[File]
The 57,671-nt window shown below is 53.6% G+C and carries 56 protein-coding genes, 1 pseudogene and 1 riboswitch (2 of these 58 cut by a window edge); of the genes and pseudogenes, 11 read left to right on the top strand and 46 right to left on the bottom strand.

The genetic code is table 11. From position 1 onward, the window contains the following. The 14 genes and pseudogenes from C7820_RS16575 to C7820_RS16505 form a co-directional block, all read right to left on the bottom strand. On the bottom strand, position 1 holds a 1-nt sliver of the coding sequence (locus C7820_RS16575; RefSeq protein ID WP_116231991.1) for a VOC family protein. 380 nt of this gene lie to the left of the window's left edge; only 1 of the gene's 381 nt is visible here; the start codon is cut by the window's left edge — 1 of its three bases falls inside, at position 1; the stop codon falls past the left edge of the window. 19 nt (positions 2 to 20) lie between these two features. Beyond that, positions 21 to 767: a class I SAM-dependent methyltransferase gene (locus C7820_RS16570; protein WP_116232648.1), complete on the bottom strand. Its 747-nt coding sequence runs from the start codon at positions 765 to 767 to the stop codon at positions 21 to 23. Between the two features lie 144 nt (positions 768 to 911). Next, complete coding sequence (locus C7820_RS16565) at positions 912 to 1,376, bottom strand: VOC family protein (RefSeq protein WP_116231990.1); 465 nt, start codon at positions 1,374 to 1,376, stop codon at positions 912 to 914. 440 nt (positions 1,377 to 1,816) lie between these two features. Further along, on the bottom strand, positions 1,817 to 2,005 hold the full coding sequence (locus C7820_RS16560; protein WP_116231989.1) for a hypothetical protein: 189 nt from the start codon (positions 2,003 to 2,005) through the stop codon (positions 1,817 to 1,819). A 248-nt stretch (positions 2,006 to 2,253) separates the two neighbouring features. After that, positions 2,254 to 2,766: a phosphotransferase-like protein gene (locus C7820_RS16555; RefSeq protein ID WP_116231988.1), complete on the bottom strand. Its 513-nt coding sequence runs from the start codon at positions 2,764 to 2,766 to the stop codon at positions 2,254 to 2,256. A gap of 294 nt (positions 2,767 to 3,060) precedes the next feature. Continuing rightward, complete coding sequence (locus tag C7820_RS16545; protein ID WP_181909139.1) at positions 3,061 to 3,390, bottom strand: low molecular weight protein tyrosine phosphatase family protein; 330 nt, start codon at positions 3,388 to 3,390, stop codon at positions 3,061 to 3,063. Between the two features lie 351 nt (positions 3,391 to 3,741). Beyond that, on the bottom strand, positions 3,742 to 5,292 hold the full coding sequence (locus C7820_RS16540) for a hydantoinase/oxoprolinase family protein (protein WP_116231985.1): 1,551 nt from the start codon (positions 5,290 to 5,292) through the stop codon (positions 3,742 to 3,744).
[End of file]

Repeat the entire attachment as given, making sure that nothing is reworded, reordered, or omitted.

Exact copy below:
The 57,671-nt window shown below is 53.6% G+C and carries 56 protein-coding genes, 1 pseudogene and 1 riboswitch (2 of these 58 cut by a window edge); of the genes and pseudogenes, 11 read left to right on the top strand and 46 right to left on the bottom strand.

The genetic code is table 11. From position 1 onward, the window contains the following. The 14 genes and pseudogenes from C7820_RS16575 to C7820_RS16505 form a co-directional block, all read right to left on the bottom strand. On the bottom strand, position 1 holds a 1-nt sliver of the coding sequence (locus C7820_RS16575; RefSeq protein ID WP_116231991.1) for a VOC family protein. 380 nt of this gene lie to the left of the window's left edge; only 1 of the gene's 381 nt is visible here; the start codon is cut by the window's left edge — 1 of its three bases falls inside, at position 1; the stop codon falls past the left edge of the window. 19 nt (positions 2 to 20) lie between these two features. Beyond that, positions 21 to 767: a class I SAM-dependent methyltransferase gene (locus C7820_RS16570; protein WP_116232648.1), complete on the bottom strand. Its 747-nt coding sequence runs from the start codon at positions 765 to 767 to the stop codon at positions 21 to 23. Between the two features lie 144 nt (positions 768 to 911). Next, complete coding sequence (locus C7820_RS16565) at positions 912 to 1,376, bottom strand: VOC family protein (RefSeq protein WP_116231990.1); 465 nt, start codon at positions 1,374 to 1,376, stop codon at positions 912 to 914. 440 nt (positions 1,377 to 1,816) lie between these two features. Further along, on the bottom strand, positions 1,817 to 2,005 hold the full coding sequence (locus C7820_RS16560; protein WP_116231989.1) for a hypothetical protein: 189 nt from the start codon (positions 2,003 to 2,005) through the stop codon (positions 1,817 to 1,819). A 248-nt stretch (positions 2,006 to 2,253) separates the two neighbouring features. After that, positions 2,254 to 2,766: a phosphotransferase-like protein gene (locus C7820_RS16555; RefSeq protein ID WP_116231988.1), complete on the bottom strand. Its 513-nt coding sequence runs from the start codon at positions 2,764 to 2,766 to the stop codon at positions 2,254 to 2,256. A gap of 294 nt (positions 2,767 to 3,060) precedes the next feature. Continuing rightward, complete coding sequence (locus tag C7820_RS16545; protein ID WP_181909139.1) at positions 3,061 to 3,390, bottom strand: low molecular weight protein tyrosine phosphatase family protein; 330 nt, start codon at positions 3,388 to 3,390, stop codon at positions 3,061 to 3,063. Between the two features lie 351 nt (positions 3,391 to 3,741). Beyond that, on the bottom strand, positions 3,742 to 5,292 hold the full coding sequence (locus C7820_RS16540) for a hydantoinase/oxoprolinase family protein (protein WP_116231985.1): 1,551 nt from the start codon (positions 5,290 to 5,292) through the stop codon (positions 3,742 to 3,744).